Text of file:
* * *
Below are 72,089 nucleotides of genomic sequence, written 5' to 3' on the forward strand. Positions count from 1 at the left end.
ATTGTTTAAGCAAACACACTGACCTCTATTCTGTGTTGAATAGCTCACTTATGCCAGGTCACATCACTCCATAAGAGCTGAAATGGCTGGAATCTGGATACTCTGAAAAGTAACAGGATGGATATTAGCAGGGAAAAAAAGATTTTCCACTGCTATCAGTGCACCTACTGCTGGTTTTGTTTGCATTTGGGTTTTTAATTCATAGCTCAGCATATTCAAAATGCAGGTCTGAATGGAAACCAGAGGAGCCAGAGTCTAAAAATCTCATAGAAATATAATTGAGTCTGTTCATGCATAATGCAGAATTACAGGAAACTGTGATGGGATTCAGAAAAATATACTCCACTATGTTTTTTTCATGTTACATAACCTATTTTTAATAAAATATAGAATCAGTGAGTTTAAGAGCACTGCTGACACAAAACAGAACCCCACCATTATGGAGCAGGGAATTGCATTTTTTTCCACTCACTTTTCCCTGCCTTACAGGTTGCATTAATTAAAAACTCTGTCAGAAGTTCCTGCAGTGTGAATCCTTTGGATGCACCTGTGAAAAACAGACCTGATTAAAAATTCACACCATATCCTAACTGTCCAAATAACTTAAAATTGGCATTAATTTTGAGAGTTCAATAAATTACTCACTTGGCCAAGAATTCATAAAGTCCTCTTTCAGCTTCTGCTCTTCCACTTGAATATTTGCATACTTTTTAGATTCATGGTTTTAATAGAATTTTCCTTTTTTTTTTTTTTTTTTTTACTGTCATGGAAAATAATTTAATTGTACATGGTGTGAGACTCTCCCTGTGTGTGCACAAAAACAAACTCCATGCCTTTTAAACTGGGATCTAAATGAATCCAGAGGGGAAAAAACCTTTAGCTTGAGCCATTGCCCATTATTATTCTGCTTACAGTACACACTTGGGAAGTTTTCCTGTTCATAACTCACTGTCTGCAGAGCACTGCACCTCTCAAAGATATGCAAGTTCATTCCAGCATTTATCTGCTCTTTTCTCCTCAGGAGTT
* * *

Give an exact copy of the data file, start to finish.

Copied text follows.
Below are 72,089 nucleotides of genomic sequence, written 5' to 3' on the forward strand. Positions count from 1 at the left end.
ATTGTTTAAGCAAACACACTGACCTCTATTCTGTGTTGAATAGCTCACTTATGCCAGGTCACATCACTCCATAAGAGCTGAAATGGCTGGAATCTGGATACTCTGAAAAGTAACAGGATGGATATTAGCAGGGAAAAAAAGATTTTCCACTGCTATCAGTGCACCTACTGCTGGTTTTGTTTGCATTTGGGTTTTTAATTCATAGCTCAGCATATTCAAAATGCAGGTCTGAATGGAAACCAGAGGAGCCAGAGTCTAAAAATCTCATAGAAATATAATTGAGTCTGTTCATGCATAATGCAGAATTACAGGAAACTGTGATGGGATTCAGAAAAATATACTCCACTATGTTTTTTTCATGTTACATAACCTATTTTTAATAAAATATAGAATCAGTGAGTTTAAGAGCACTGCTGACACAAAACAGAACCCCACCATTATGGAGCAGGGAATTGCATTTTTTTCCACTCACTTTTCCCTGCCTTACAGGTTGCATTAATTAAAAACTCTGTCAGAAGTTCCTGCAGTGTGAATCCTTTGGATGCACCTGTGAAAAACAGACCTGATTAAAAATTCACACCATATCCTAACTGTCCAAATAACTTAAAATTGGCATTAATTTTGAGAGTTCAATAAATTACTCACTTGGCCAAGAATTCATAAAGTCCTCTTTCAGCTTCTGCTCTTCCACTTGAATATTTGCATACTTTTTAGATTCATGGTTTTAATAGAATTTTCCTTTTTTTTTTTTTTTTTTTTACTGTCATGGAAAATAATTTAATTGTACATGGTGTGAGACTCTCCCTGTGTGTGCACAAAAACAAACTCCATGCCTTTTAAACTGGGATCTAAATGAATCCAGAGGGGAAAAAACCTTTAGCTTGAGCCATTGCCCATTATTATTCTGCTTACAGTACACACTTGGGAAGTTTTCCTGTTCATAACTCACTGTCTGCAGAGCACTGCACCTCTCAAAGATATGCAAGTTCATTCCAGCATTTATCTGCTCTTTTCTCCTCAGGAGTT